Pelmeni in mushroom sauce (recipe below).
You may have had Polish pillow pasta—pierogi—but how about their Russian cousin, pelmeni (pell-MEN-ee).
As with dumplings the world over—including ravioli—a simple dough rolled out and stuffed with beef, cheese, chicken, mutton, pork, seafood, or vegetables. Or, they can be a blend: A traditional recipe combines beef, mutton, and pork. In Europe, add some garlic, onions, and pepper to the mix.
Historians agree that pelmeni originated among the indigenous Siberian people and later became part of Russian cuisine; they are also called Siberian dumplings in Russia. The word translates to “ear bread”: The bite-size dumplings can be seen as little ear pasta (although not nearly as ear-like as Italian orrechietti, which have the advantage because they aren’t stuffed).
Pelmeni were a particularly good way to preserve meat during the six months of Siberian winter, with temperatures as low as -47°F and snow on the ground through April. It became a tradition in Siberia households to make thousands of pelmeni as soon as temperatures fell below freezing, in November. Long before electric refrigeration, Siberians had natural refrigeration, i.e., in an unheated barn or shed. A bonus: Livestock could be harvested before the freeze, eliminating the cost to feed them over the long winter.
Pelmeni have evolved from labor-intensive food prepared by housewives to quality frozen versions to the Russian student substitute for instant ramen noodles!
European stuffed boiled dumplings may be a simplified version of Chinese wontons. The list of cousins includes Chinese jiaozi, Georgian khenkali, Italian ravioli, Japanese gyoza, Jewish kreplach, Korean mandu, Middle Eastern shishbarak, Mongolian bansh, Nepalese and Tibetan momo, Polish uszka, Turkish and Kazakh manti, Ukrainian vareniki and Uzbek chuchvara, among others.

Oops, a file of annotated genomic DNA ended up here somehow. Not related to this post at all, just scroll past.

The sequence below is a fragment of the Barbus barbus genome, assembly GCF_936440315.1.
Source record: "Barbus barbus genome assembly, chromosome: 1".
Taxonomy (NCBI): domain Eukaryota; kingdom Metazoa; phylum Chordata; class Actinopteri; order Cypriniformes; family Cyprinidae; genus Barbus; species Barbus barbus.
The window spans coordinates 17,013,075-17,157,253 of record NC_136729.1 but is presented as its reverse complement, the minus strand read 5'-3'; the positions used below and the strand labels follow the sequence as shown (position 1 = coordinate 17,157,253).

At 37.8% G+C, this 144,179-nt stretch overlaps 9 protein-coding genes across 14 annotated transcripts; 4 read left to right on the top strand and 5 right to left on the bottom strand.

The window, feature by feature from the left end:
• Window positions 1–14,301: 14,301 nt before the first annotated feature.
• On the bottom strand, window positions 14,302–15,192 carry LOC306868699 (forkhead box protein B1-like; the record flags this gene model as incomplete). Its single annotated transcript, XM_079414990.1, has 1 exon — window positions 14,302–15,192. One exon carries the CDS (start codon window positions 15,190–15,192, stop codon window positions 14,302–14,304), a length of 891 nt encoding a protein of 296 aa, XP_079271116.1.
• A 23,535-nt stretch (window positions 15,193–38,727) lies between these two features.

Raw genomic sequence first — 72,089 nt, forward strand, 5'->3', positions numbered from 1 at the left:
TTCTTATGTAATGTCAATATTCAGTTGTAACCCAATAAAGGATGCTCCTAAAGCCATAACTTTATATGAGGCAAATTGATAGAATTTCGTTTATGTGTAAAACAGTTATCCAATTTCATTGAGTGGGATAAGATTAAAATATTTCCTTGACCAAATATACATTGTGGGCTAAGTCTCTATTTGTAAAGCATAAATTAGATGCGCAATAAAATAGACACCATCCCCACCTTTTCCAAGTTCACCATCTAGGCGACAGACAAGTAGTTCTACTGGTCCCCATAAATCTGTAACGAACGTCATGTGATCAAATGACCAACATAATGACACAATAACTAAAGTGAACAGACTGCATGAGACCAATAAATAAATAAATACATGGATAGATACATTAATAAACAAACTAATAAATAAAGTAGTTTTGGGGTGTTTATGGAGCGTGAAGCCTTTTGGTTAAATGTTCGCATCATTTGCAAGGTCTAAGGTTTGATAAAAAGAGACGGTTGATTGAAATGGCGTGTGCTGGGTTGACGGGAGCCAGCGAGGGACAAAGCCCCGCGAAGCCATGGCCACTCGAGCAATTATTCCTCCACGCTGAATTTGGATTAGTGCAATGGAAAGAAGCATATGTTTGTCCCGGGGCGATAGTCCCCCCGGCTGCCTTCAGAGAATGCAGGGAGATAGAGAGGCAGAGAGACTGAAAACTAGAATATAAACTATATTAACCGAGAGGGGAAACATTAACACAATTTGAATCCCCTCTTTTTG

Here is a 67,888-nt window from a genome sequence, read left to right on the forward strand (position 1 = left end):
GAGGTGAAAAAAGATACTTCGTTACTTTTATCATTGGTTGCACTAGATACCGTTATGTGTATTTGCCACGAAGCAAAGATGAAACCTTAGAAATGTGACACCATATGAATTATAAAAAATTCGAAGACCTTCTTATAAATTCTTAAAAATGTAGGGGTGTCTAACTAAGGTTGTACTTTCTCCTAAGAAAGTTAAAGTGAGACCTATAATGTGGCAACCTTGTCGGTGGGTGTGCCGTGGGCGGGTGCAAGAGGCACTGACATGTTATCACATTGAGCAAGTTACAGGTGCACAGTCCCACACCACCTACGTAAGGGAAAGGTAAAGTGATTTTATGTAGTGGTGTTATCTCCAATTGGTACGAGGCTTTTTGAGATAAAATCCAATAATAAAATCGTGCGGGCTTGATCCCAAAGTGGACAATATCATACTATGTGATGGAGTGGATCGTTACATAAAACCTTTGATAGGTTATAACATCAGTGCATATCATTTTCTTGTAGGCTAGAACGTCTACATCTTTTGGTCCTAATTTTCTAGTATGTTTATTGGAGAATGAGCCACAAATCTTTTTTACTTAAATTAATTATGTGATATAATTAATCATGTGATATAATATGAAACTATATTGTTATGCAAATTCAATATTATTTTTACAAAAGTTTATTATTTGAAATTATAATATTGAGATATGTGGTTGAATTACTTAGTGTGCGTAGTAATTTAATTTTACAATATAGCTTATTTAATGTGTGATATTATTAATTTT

In the U.S., the term pierogi is often used to describe every type of Eastern European dumpling. Of course, there are differences: in shape, size, and thickness of dough (these are the differences between all dumplings, as well as cooking technique: boiled versus fried, boiled in water vs. broth or stock).
These delicious dumplings, full of Old World flavor, are easy to prepare. It takes just 5 minutes from boiling water to plate. The simplest preparation is a traditional one: butter and sour cream, with fresh dill.
The dumplings can be served as an appetizer, side, or main dish. Or, add a bit of smoked salmon and caviar for a luxurious hors d’oeuvre.
Why do Popkoff’s pelmeni taste so good?
Their “farm to frozen” pelmeni and vareniki are made from 100% all-natural ingredients from the best vendors: King Arthur Flour, Mary’s Free Range Chicken, Meyer Natural Angus Beef, Marcho Farms Veal, and Good Nature All-Natural Pork. All ingredients are domestic and the dumplings are made in California and are packaged in GoGreen sustainable packaging.
The meats are antibiotic-free and hormone-free, and the fruits and vegetables are locally grown and non-GMO. There are no artificial colors, flavors, or preservatives.
We tried four varieties of pelmeni, all so good that we can’t wait to try the vareniki. Traditionally, pelmeni are filled with meat, and vareniki, a Ukrainian variation, were filled with cheese or vegetables; vareniki are larger, like ravioli. Popkoff’s choices:
4. PELMENI & VARINIKI TOPPINGS
Pick a topping, pick a sauce. Some of these are traditional, and some reflect modern tastes.
Also, check out our 50 ways to serve pierogi and adapt them to pelmeni.
You can make this recipe from Chef James Bailey from scratch (recommended), or take a shortcut with canned cream of mushroom soup.
It’s a variation of the famous Russian dish that originated in the mid-19th-century rage, Beef Stroganoff, which has a sauce made with sour cream (smetana in Russian).
Prep time is 15 minutes, and cook time is 20 minutes.
1. MELT the butter over medium heat; add onions and cook until softened. Add the garlic and mushrooms; stir and cook for 3-5 minutes until the mushrooms have softened.
2. ADD the beef broth and cook over medium heat until the liquid is slightly reduced. Add the heavy cream and season with salt and pepper. Cook for 2-3 minutes until the sauce is combined.
3. BRING a large pot of water to a boil and add a pinch of salt. Carefully add Popkoff’s Beef Pelmeni and cook for 5 minutes until cooked through. Drain and reserve.
4. MIX in sour cream and chopped parsley into mushroom stroganoff, portion dumplings onto plates, and top with sauce, optional toppings, and dill garnish.
Pelmeni stuffed with delicate farmer’s cheese is a charming dessert or a sweet lunch.
Vareniki are typically used for dessert because the cheese can be sweetened. Cheese pelmeni has no sweetener.
But with sweet toppings, you won’t even notice. We enjoy dessert pelmeni with a few of the following:
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